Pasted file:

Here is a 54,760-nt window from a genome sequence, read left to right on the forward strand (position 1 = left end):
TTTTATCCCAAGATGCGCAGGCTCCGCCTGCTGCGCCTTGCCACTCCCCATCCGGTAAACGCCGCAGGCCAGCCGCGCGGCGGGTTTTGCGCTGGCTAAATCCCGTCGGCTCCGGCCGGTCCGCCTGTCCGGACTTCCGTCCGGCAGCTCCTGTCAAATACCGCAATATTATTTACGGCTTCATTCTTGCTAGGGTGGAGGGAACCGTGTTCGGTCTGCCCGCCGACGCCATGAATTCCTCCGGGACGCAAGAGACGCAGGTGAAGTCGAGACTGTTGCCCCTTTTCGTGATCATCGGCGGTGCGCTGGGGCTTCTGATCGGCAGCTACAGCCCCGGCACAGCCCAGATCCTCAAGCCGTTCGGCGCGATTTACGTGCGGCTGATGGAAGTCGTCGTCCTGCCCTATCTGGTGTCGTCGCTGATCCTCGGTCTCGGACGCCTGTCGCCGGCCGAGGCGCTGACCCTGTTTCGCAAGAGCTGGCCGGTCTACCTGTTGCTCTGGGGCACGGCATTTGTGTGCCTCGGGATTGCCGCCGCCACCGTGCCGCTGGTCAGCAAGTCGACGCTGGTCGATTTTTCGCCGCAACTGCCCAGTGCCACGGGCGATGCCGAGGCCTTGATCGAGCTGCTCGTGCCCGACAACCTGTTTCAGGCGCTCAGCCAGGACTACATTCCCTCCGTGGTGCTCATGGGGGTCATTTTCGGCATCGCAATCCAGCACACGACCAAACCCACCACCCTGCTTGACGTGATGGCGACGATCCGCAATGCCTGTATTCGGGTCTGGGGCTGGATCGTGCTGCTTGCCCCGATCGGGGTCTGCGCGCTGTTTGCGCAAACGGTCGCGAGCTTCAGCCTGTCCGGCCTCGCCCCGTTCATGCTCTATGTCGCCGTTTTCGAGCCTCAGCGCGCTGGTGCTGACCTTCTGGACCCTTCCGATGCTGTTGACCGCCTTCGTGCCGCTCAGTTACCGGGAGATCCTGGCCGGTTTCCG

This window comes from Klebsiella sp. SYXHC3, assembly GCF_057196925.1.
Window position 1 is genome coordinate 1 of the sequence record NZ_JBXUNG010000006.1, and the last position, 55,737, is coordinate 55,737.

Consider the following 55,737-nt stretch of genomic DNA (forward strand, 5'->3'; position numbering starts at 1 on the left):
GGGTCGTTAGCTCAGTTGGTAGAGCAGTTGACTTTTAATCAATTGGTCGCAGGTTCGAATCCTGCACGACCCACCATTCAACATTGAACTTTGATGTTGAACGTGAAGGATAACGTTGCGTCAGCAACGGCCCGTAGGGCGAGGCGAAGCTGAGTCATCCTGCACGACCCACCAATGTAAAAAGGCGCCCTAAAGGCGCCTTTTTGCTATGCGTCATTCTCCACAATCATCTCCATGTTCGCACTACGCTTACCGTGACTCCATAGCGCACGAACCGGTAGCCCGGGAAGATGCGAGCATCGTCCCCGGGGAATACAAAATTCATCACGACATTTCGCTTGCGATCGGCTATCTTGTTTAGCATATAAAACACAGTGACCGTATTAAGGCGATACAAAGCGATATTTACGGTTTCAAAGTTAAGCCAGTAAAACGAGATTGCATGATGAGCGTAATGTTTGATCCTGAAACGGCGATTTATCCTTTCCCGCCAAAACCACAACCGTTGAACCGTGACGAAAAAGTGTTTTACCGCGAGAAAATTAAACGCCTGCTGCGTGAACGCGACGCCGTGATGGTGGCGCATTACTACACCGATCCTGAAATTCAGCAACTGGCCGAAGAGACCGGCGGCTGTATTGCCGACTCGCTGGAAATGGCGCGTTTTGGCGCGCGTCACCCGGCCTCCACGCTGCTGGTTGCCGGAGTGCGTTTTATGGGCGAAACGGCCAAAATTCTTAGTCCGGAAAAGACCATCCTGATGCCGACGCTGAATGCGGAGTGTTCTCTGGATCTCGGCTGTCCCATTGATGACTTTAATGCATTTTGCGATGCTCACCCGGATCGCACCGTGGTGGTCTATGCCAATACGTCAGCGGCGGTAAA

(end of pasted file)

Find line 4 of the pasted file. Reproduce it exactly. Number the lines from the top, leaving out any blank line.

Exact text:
Window position 1 is genome coordinate 1 of the sequence record NZ_JBXUNG010000006.1, and the last position, 55,737, is coordinate 55,737.